It's that spooky time of year, so in an effort to thoroughly freak out Marlana and Graham from Milo Greene, we decided to plop down in Central Park, dish on the bands new album Control, and then not-so-subtly hint at the fact that they may not be in as much control as they would like. The crystals, the tarots...these might be the determining factors. In this spooktacular edition of #hangsesh, our own Aimee Curran reads the signs in the universe to predict Milo Greene's future.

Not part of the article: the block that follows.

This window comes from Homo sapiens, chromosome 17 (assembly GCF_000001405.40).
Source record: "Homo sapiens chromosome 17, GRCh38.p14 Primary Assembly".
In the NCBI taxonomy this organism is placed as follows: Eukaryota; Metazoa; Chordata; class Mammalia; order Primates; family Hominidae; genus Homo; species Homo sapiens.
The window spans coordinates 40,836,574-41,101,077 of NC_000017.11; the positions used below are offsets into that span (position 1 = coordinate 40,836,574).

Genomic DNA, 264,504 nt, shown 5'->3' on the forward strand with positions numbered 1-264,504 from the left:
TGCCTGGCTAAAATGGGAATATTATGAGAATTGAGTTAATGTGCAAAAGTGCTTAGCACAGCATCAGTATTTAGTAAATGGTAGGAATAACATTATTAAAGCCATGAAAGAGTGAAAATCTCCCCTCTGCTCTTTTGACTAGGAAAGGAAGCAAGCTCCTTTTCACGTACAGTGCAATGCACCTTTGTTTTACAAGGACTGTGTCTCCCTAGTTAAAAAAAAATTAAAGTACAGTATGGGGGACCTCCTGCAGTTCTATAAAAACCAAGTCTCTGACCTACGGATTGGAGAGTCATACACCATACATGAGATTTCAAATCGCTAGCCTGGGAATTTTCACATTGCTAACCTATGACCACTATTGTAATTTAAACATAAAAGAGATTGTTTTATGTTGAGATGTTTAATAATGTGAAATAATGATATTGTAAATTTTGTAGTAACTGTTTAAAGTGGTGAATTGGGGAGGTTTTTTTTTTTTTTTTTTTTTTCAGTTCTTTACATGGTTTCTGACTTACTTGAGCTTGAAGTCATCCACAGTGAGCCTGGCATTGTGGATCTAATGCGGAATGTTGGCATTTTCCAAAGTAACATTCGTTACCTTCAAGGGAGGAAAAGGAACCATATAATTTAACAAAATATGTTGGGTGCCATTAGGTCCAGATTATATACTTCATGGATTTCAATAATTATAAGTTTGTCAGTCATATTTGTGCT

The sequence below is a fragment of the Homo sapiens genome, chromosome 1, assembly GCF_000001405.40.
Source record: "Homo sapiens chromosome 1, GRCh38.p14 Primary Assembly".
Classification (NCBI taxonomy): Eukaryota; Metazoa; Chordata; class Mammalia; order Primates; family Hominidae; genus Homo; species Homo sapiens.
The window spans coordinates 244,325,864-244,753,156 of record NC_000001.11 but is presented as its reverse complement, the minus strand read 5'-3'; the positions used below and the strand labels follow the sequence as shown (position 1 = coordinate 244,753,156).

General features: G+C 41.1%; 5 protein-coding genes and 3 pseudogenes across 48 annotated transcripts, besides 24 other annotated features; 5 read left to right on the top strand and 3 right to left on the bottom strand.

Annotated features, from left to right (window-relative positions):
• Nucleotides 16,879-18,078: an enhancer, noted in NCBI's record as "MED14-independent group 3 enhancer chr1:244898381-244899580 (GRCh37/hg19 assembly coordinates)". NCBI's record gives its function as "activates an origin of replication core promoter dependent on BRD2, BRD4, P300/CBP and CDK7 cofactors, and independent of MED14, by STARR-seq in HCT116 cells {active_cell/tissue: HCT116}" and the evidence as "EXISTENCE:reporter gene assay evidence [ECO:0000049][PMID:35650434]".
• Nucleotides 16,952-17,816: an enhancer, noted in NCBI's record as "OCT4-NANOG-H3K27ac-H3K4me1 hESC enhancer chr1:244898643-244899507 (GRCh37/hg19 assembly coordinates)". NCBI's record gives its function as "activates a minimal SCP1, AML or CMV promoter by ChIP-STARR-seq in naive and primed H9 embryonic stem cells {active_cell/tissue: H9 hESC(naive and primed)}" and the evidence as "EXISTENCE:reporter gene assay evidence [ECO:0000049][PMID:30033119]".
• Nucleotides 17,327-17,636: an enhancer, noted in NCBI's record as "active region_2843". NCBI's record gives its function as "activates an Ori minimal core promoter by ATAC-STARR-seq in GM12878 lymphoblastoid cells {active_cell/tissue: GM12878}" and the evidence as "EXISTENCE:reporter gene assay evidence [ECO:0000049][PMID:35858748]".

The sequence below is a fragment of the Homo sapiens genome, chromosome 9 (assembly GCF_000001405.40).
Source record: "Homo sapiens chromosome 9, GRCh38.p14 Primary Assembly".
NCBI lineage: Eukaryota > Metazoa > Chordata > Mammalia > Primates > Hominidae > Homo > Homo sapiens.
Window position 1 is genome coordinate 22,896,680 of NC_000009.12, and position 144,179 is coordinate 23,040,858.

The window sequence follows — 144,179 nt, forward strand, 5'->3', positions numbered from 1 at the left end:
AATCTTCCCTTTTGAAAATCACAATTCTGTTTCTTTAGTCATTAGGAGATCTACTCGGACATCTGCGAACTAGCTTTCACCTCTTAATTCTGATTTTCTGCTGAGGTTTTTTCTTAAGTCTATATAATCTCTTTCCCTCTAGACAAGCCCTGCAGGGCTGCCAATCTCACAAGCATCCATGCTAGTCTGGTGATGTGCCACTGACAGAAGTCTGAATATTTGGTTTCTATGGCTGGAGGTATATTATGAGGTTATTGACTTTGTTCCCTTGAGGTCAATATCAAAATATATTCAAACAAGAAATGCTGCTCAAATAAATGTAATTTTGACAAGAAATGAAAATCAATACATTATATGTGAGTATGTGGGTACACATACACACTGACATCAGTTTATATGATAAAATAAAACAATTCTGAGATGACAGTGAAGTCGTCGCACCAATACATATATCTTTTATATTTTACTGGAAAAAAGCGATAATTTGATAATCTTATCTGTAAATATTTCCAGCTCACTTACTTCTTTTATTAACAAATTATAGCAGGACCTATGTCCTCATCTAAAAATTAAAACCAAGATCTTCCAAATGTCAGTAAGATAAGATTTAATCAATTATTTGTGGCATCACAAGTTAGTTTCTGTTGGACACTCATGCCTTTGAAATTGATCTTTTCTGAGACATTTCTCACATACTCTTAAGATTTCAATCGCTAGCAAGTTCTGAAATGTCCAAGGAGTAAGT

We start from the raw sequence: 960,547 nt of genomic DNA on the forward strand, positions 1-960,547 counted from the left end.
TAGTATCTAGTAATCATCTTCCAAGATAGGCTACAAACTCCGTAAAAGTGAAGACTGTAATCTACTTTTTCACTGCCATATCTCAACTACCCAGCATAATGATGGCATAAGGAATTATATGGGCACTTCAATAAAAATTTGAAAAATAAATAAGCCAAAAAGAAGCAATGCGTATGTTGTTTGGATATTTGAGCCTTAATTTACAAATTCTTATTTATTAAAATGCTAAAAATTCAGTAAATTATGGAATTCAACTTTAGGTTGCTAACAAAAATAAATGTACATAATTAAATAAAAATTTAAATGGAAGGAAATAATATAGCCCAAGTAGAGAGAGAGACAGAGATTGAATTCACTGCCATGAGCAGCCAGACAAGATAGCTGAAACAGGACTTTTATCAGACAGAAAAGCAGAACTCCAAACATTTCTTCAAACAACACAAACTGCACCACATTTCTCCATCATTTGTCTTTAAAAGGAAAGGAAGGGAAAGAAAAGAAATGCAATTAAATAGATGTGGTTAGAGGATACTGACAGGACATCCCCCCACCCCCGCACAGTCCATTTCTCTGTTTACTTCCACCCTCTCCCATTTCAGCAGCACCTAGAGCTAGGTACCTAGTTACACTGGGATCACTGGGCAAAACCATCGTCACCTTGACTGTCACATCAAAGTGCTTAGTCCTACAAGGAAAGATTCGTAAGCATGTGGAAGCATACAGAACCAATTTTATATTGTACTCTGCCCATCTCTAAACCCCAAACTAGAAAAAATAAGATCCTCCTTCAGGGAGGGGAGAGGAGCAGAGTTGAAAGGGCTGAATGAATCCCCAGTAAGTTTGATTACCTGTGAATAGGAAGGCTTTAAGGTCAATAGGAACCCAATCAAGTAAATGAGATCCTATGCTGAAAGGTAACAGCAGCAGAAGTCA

- So you guys are on tour and you're getting ready to release your new album in January called control. What's something that you would like to have control over that you don't? - The Band! - My sleep schedule right now probably. - My emotions. If I could just be happy all the time that would be great. - Whether or not the LA Clippers or Dodgers win their games. I mean you can just apply it to everything really. - My weight. That would be amazing if I could just always be the perfect weight, and just eat whatever I wanted. That be probably number one in my book. Yeah. I'll take that over emotions. I'll deal with like crying every day, as long as I'm thin. Perfect. - I think more literally it applies to our ban dynamic and writing. You know like in a band of four singer songwriters that are all very passionate and different - No specific leader. - Yeah. - So it's just like chaos. - I think that one thing that bands generally have control over for the most part is their sound and I think that with your new single, "White Lies" people have been really surprised, cause you know because you're kind of from sort of this Americana dream pop and now there seems to be more like an electro-pop kind of sound coming through and curious to know what kind of propelled you guys to make the change in your sound? - Pleasantly enough or pleasantly some people it just depends. You know, you can't please everybody but were pleasing ourselves right now. - A little bit more up tempo vibe. I'm definitely dancing a lot more at the live shows, which I'm extremely happy about. - We kind of started with drums and rhythm as a foundation for the songs. Which is... I think another reason the sound has changed a little bit. - That's what we wanted. I mean, on the first record...what we are lacking was, we did not start with drums. That was the last thing we did and it was really difficult to do that. - Cool. You mentioned that you would like to be in control of your sleep schedule. So what exactly is tour life like? - Well on this tour it's been kind of raspy because where chasing a bus and we're in a Sprinter so we drive every day. The least amount of driving I feel like we have to do, has been like five hours in one day. So, it's a lot of sitting. Not a lot of exercising unfortunately. Not a lot of sleep... - We have a sports bucket in the back of our van, that we pull out at gas stations to get like a few reps of throwing a baseball around or kicking a soccer ball into semis. - Oh wait. So it's a bucket that you just have equipment in it? - Yeah just like a big red bucket that has soccer balls and tennis rackets. - Oh that's cool I thought there was actually something that maybe you could attach it and like shoot hoops or something. - That would be incredible, if we could just like attach a hoop to the back of the Sprinter that would be amazing actually. - I could probably make that happen on the next tour. - We can just play so much horse. - This is good. This is a good brainstorm. - I'm the reigning champion as of right now of horse. - I mean I definitely agree and standby the fact that you can manifest anything in your life to happen as long believe and you really put your energy into it. But I also think that the universe hands you certain things and has you do certain things for a reason. And I believe that me doing people's tarot is something that was meant to happen. So therefore it's manifesting what the universe was already going to give you no matter what. - The universe always wins. - Always wins. - So I'm going to have you guys pull a card from the deck but first you can just like put your hands on this cards - Both of us? - Yeah. Just like get your energy in there. - Just one hand or both hands? - Just one hand. If one of you can cut the deck and then make a deck again. Perfect. So we can take the pendulum and ask it a few questions. First off we can ask about like the band to get that stuff out the way. But really all the pendulum is doing is just like drawing the energy on the cards and you guys putting it in there, so that we know when we ask it, it's getting answers specifically for you two. - Is 2015 gonna be the best year year of Milo Greene's life? - I hope it's no because then... - ... Till now. - Oh it's going yes. - It's already going yes. - So our career is going to rocket the next year and then that's it, we're done. - No, I said up until now. Are we ever gonna headline Madison Square Garden? - Will Milo Greene ever headline Madison Square Garden? - This is terrifying. - Unfortunately it's kind of leaning towards no. - That's okay because we're going to play an even bigger event. - We are gonna play two nights. - Yeah. - Will Milo Greene ever play two nights in a row at Madison Square Garden? - That's not fair. It's already in a negative whirl. - Alright I'm getting it back to how it was. Now it's going yes. So you guys are on the right track. - OK cool. Thanks pendulum. - Anything else you guys want to ask it? - I think we can quit while we're ahead. - So pick a card, any card that you feel drawn to. - Pick one. You don't have to think about it too much. You got the heart chakra card, which basically means that all matters of the heart should be balanced and you need to be doing things to balance it more in your life. - That's right on. - Pretty good. - I need time to heal. - If you're holding any grudges... - It's really a good time to just like forgive and move forward. Especially with the year coming to the end. Its fresh start. Because you guys are going to have a great 2015. Obstacles and challenges. Not necessarily the worst thing however... - It's great. I like that it looks like Indiana Jones and the Last Crusade. - You know when you got to take a leap of faith across all the grails. - Obstacles and challenges really just kind of comes about when there's things things that are gonna be coming your way that are going to... - Challenge me. - ...challenging you and cause a little bit of a rift. This is an excellent time to think creatively and ask yourself, "How can I make myself shine above all the rest?" - So he's going to take over for a new band. - I'm still processing all that. Thank you. - You're welcome. Tarot and you guys are going to have to keep me updated. - On the heart? - On the accuracy? - Yeah and like what happened. - I mean I can tell you right now it's already accurate. - Oh great. - Yeah. - I love it. - It was... That's freaky... Weird.